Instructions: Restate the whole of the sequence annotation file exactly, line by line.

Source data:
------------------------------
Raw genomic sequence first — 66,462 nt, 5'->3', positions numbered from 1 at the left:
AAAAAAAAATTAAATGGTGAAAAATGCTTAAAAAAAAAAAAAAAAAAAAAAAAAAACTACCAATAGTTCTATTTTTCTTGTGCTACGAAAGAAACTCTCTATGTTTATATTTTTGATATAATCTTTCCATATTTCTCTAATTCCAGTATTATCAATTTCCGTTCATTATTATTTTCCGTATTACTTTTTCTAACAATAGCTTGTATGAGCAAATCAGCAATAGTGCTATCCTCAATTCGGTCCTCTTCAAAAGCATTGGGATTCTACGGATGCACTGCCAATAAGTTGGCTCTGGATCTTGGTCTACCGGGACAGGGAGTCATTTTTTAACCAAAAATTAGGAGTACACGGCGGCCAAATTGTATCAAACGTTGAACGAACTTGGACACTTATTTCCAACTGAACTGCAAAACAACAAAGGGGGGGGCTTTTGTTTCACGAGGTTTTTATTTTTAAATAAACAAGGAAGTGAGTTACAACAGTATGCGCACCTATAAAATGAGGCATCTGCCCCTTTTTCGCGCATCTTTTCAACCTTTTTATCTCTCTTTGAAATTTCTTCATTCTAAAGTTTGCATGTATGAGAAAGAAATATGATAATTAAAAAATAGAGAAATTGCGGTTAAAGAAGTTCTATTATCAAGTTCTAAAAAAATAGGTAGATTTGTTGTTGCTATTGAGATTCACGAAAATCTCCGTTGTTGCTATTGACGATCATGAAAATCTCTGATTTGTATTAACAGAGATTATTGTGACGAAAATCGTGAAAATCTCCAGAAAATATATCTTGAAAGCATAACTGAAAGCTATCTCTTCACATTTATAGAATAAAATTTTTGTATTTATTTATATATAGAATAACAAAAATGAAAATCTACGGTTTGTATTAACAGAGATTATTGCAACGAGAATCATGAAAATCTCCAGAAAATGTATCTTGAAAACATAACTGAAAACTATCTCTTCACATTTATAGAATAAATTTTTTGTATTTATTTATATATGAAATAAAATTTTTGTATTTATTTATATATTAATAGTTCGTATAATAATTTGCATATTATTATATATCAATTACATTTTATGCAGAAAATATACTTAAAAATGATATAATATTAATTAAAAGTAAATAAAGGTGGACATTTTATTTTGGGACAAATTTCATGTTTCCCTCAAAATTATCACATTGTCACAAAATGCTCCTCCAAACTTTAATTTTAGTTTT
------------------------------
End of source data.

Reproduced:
Raw genomic sequence first — 66,462 nt, 5'->3', positions numbered from 1 at the left:
AAAAAAAAATTAAATGGTGAAAAATGCTTAAAAAAAAAAAAAAAAAAAAAAAAAAACTACCAATAGTTCTATTTTTCTTGTGCTACGAAAGAAACTCTCTATGTTTATATTTTTGATATAATCTTTCCATATTTCTCTAATTCCAGTATTATCAATTTCCGTTCATTATTATTTTCCGTATTACTTTTTCTAACAATAGCTTGTATGAGCAAATCAGCAATAGTGCTATCCTCAATTCGGTCCTCTTCAAAAGCATTGGGATTCTACGGATGCACTGCCAATAAGTTGGCTCTGGATCTTGGTCTACCGGGACAGGGAGTCATTTTTTAACCAAAAATTAGGAGTACACGGCGGCCAAATTGTATCAAACGTTGAACGAACTTGGACACTTATTTCCAACTGAACTGCAAAACAACAAAGGGGGGGGCTTTTGTTTCACGAGGTTTTTATTTTTAAATAAACAAGGAAGTGAGTTACAACAGTATGCGCACCTATAAAATGAGGCATCTGCCCCTTTTTCGCGCATCTTTTCAACCTTTTTATCTCTCTTTGAAATTTCTTCATTCTAAAGTTTGCATGTATGAGAAAGAAATATGATAATTAAAAAATAGAGAAATTGCGGTTAAAGAAGTTCTATTATCAAGTTCTAAAAAAATAGGTAGATTTGTTGTTGCTATTGAGATTCACGAAAATCTCCGTTGTTGCTATTGACGATCATGAAAATCTCTGATTTGTATTAACAGAGATTATTGTGACGAAAATCGTGAAAATCTCCAGAAAATATATCTTGAAAGCATAACTGAAAGCTATCTCTTCACATTTATAGAATAAAATTTTTGTATTTATTTATATATAGAATAACAAAAATGAAAATCTACGGTTTGTATTAACAGAGATTATTGCAACGAGAATCATGAAAATCTCCAGAAAATGTATCTTGAAAACATAACTGAAAACTATCTCTTCACATTTATAGAATAAATTTTTTGTATTTATTTATATATGAAATAAAATTTTTGTATTTATTTATATATTAATAGTTCGTATAATAATTTGCATATTATTATATATCAATTACATTTTATGCAGAAAATATACTTAAAAATGATATAATATTAATTAAAAGTAAATAAAGGTGGACATTTTATTTTGGGACAAATTTCATGTTTCCCTCAAAATTATCACATTGTCACAAAATGCTCCTCCAAACTTTAATTTTAGTTTT